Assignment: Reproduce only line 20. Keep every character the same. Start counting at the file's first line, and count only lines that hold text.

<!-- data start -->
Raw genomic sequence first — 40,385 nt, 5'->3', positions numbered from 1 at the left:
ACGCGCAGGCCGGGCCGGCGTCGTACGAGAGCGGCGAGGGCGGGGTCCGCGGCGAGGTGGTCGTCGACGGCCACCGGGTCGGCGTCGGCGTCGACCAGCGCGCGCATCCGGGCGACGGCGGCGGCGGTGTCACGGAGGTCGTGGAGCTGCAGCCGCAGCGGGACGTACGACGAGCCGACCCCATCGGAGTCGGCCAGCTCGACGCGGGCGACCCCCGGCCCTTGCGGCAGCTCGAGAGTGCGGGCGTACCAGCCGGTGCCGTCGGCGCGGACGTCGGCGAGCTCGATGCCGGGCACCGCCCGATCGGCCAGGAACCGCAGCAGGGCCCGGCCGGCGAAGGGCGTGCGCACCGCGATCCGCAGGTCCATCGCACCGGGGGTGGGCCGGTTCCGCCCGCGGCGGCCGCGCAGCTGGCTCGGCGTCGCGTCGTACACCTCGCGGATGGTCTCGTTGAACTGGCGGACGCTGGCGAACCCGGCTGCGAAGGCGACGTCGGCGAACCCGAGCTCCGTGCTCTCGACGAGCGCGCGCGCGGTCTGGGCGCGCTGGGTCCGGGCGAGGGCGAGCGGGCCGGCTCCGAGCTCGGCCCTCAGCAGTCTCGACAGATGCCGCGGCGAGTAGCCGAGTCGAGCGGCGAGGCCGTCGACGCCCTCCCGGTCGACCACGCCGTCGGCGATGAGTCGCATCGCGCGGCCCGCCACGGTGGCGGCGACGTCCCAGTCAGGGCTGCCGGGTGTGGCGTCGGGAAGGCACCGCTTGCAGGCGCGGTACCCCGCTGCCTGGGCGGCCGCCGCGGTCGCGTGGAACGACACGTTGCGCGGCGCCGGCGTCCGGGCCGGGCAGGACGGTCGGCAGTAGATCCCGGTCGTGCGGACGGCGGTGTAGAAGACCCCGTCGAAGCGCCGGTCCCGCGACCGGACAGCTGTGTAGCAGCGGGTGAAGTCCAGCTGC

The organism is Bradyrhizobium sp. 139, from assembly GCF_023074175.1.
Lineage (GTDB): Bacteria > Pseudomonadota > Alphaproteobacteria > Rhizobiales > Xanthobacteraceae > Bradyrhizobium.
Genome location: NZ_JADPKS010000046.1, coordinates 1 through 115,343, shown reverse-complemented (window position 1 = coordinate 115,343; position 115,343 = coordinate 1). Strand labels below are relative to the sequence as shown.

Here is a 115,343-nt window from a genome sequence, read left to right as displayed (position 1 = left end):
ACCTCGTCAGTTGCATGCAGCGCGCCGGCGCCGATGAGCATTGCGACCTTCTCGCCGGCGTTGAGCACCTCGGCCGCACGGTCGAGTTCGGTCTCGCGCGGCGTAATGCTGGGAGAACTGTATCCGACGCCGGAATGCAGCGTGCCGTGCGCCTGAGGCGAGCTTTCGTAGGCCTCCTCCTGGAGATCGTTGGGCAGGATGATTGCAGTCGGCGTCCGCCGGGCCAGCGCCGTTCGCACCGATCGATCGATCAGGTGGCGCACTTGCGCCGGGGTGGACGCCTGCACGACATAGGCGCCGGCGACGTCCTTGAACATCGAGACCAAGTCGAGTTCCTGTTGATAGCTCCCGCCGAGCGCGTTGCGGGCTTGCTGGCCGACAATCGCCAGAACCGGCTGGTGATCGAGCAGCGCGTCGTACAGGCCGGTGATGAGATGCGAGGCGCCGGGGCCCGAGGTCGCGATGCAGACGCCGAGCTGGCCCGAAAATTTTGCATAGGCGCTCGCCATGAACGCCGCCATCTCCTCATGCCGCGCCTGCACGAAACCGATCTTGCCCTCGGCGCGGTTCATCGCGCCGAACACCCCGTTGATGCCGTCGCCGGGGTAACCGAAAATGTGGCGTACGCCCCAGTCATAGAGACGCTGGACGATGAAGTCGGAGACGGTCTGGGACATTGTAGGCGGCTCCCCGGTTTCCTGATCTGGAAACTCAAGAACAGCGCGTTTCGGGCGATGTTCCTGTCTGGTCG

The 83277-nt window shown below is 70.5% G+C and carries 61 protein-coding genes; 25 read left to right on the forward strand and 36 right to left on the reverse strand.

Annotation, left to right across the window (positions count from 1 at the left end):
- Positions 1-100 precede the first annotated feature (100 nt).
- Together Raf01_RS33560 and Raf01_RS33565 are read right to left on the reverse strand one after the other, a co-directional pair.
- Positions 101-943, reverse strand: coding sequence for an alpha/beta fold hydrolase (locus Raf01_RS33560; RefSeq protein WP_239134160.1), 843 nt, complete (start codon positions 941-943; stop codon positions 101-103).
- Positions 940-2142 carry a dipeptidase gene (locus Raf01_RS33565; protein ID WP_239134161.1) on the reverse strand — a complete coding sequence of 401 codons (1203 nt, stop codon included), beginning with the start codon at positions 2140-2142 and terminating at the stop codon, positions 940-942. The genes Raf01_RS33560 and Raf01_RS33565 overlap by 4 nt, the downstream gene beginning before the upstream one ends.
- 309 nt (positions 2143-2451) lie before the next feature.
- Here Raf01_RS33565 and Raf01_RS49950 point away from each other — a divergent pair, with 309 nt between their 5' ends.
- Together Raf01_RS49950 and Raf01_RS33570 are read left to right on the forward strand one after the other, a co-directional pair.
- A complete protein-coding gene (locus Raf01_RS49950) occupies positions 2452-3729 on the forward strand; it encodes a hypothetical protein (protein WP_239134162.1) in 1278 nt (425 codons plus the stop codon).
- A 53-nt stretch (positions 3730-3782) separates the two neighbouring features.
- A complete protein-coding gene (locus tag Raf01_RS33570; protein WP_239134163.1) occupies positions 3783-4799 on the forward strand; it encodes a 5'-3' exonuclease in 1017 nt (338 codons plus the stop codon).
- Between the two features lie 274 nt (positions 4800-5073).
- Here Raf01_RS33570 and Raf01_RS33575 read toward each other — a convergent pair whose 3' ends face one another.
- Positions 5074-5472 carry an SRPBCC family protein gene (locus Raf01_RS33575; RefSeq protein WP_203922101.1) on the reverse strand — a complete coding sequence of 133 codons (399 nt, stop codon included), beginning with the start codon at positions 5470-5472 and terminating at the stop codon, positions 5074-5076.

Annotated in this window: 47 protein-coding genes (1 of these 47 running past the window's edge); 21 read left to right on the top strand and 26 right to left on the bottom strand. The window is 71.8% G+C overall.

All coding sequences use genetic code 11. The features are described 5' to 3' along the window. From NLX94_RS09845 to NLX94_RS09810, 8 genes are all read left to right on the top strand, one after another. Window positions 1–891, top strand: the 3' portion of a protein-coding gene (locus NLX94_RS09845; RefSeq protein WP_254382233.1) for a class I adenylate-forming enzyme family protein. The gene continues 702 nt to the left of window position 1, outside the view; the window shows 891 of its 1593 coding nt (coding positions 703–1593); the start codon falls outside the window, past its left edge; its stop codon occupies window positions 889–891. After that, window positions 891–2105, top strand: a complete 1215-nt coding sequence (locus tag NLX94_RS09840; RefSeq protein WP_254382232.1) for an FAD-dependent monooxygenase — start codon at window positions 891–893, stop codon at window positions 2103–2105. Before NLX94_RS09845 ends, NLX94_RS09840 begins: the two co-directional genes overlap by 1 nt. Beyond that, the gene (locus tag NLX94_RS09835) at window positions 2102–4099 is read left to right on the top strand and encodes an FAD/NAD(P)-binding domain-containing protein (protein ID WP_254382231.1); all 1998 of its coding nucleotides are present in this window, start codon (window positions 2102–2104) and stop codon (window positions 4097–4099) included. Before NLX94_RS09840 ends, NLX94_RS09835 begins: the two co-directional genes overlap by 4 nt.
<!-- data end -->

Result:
- Between the two features lie 274 nt (positions 4800-5073).